For those who weren't boiled and eaten off the floor. Aztecs were cannibal pajeets essentially.

          [...]

          True but no cities or hints of civilization in their original part of the world until the Viking Age. OP is full of shit.

          • 1 month ago
            Anonymous

            >True but no cities or hints of civilization in their original part of the world until the Viking Age
            What? We literally have massive cities spanning acres from Ireland all the way to the Baltics that were present since the bronze age and possibly beforehand. Manching, Heunburg are two of the most famous for the Germanics and are semi-reconstructed so you can actually see what they looked like.

    • 1 month ago
      Anonymous

      You can have advanced metallurgy without civilization. There have been rural and nomadic groups with superior metallurgy to far more advanced civilizations. Ruralchads dgaf.

      >The only reason
      It's not the only reason. Urbanism was universally disgusting until about 1840 with rare exception, Hellenic and Roman civilization among those exceptions.

    • 1 month ago
      Anonymous

      Yes.

      Europeans had the biggest neolithic cities. Oops!

    • 1 month ago
      Anonymous

      How do we even know if there weren't large cities and civilizations before metal and stone buildings?

      People figured out tents, mud huts and wooden houses before building stone houese. There probably were already cities made of wooden buildings and tents long before the famous ones like Catal Huyuk and Uruk, we just cannot find them because wood decomposes and leaves no archeological records.

      European explorers reported massive Native American settlements built from wood, so we have a precedent of civilizations without metal tools building non-stone cities.

      • 1 month ago
        Anonymous

        We dont even know how big Ancient European cities were because modern European cities were built on top of them, but it's proven that the oldest continuously inhabited cities on Earth are all in Europe.

        It is easy to study the ruins of dead civilizations like Sumeria and Mayan civs precisely because they are dead ruins and nothing valuable was built on top of them.

        This is why metallurgical technology is a superior estimate of development. It is also clear that steel beats bronze beats ceramics and stone age bows. Therefore we have an objective and scientific measure of superioty.

        • 1 month ago
          Anonymous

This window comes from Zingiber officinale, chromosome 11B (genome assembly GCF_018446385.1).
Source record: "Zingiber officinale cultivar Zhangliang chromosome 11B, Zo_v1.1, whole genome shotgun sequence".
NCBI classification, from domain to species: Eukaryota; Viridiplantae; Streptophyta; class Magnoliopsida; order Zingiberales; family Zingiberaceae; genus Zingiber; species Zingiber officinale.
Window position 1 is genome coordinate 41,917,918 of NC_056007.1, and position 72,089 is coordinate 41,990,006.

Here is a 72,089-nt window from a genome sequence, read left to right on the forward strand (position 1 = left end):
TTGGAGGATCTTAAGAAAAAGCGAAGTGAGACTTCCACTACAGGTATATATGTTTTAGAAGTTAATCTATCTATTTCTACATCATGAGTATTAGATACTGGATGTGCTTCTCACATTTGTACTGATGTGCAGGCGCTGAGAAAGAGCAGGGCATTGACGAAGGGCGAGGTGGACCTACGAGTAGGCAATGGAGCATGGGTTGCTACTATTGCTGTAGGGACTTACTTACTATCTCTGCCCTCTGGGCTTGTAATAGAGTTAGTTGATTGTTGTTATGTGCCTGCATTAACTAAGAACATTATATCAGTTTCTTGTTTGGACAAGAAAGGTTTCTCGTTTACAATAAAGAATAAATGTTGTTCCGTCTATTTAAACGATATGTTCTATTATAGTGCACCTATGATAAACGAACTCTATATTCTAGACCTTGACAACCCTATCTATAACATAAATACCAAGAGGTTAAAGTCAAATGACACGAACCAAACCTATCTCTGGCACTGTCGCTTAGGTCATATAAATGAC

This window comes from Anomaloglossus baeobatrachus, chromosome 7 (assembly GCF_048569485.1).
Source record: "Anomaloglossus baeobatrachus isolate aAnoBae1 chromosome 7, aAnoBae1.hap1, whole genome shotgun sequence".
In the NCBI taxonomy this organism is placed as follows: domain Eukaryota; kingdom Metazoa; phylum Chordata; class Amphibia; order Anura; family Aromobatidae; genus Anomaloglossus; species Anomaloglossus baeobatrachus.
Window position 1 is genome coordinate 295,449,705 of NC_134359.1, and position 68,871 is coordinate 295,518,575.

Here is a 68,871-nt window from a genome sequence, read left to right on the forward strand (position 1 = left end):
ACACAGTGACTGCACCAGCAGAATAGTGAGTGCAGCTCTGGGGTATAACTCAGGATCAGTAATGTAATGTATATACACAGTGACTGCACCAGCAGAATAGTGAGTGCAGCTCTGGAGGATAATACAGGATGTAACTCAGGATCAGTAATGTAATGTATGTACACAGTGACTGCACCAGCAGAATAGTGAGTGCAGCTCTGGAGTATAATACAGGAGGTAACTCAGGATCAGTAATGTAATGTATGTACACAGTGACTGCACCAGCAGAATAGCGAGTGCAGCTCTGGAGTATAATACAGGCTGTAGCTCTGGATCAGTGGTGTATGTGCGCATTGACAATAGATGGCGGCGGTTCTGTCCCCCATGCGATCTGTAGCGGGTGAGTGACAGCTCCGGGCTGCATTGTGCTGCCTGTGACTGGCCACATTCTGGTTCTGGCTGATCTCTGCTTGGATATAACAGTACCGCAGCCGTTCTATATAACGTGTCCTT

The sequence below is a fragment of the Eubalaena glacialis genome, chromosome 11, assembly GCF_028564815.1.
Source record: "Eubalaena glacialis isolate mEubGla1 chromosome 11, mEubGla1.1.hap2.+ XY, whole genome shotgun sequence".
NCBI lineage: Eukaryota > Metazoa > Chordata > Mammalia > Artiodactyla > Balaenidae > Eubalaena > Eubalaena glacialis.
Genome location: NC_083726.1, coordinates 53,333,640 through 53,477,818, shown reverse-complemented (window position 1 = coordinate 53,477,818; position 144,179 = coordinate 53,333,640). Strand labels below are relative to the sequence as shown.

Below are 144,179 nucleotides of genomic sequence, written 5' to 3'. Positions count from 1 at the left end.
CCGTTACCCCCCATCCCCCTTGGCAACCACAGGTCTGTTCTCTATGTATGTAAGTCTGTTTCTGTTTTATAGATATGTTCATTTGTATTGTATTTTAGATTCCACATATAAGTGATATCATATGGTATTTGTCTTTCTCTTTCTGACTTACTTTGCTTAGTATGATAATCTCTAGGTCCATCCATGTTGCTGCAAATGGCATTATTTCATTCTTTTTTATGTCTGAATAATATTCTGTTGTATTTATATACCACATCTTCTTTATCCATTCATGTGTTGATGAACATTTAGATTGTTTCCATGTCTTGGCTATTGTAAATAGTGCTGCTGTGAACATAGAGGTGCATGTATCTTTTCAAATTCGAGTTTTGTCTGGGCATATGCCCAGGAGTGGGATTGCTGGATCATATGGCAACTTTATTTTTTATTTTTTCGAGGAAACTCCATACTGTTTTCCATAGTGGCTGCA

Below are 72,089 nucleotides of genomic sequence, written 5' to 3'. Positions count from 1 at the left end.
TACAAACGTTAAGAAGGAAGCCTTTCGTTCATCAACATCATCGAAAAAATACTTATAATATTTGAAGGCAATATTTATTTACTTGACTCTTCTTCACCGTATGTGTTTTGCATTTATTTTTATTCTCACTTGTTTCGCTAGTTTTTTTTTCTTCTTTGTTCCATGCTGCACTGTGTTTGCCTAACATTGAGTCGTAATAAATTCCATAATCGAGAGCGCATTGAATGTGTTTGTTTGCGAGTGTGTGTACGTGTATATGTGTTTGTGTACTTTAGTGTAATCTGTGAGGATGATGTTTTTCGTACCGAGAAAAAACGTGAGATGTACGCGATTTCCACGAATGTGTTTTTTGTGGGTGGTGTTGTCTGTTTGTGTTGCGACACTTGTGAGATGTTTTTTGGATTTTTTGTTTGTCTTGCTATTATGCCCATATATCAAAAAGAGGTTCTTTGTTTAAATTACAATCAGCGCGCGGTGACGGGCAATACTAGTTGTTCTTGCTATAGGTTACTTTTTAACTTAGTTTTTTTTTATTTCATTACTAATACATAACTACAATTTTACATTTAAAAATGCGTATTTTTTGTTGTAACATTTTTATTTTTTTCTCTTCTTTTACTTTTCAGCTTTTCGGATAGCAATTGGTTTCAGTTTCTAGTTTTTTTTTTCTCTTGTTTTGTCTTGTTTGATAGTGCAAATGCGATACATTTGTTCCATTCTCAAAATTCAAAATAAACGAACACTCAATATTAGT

You are completely historically illiterate. Stop posting

          • 1 month ago
            Anonymous

            Everything in that post is 100% factually correct.

            I am a professional historian.

          • 1 month ago
            Anonymous

            We dont even know how big Ancient European cities were because modern European cities were built on top of them, but it's proven that the oldest continuously inhabited cities on Earth are all in Europe.

            It is easy to study the ruins of dead civilizations like Sumeria and Mayan civs precisely because they are dead ruins and nothing valuable was built on top of them.

            This is why metallurgical technology is a superior estimate of development. It is also clear that steel beats bronze beats ceramics and stone age bows. Therefore we have an objective and scientific measure of superioty.

            You are completely historically illiterate. Stop posting

            I think those are really good points.

          • 1 month ago
            Anonymous

            It's more like there wasn't even one correct thing in the post

            >We dont even know how big Ancient European cities were
            Is false
            >but it's proven that the oldest continuously inhabited cities on Earth are all in Europe
            Is false
            >It is easy to study the ruins of dead civilizations like Sumeria
            Is false
            >This is why metallurgical technology is a superior estimate of development
            Is false
            >Therefore we have an objective and scientific measure of superioty
            Is false

          • 1 month ago
            Anonymous

            >Source: my brown ass!

            Here is a page that instantly proves the entire post:
            https://en.m.wikipedia.org/wiki/List_of_oldest_continuously_inhabited_cities

            You may proceed to cope now.

          • 1 month ago
            Anonymous

            I'm whiter than you, mutt. Even if we accept that Europe has the oldest continuously inhabited city, how does it prove any of the other points in the post, you dumbass lmao. Also, Jericho is considered continuously inhabited since pretty much the beginning of the Holocene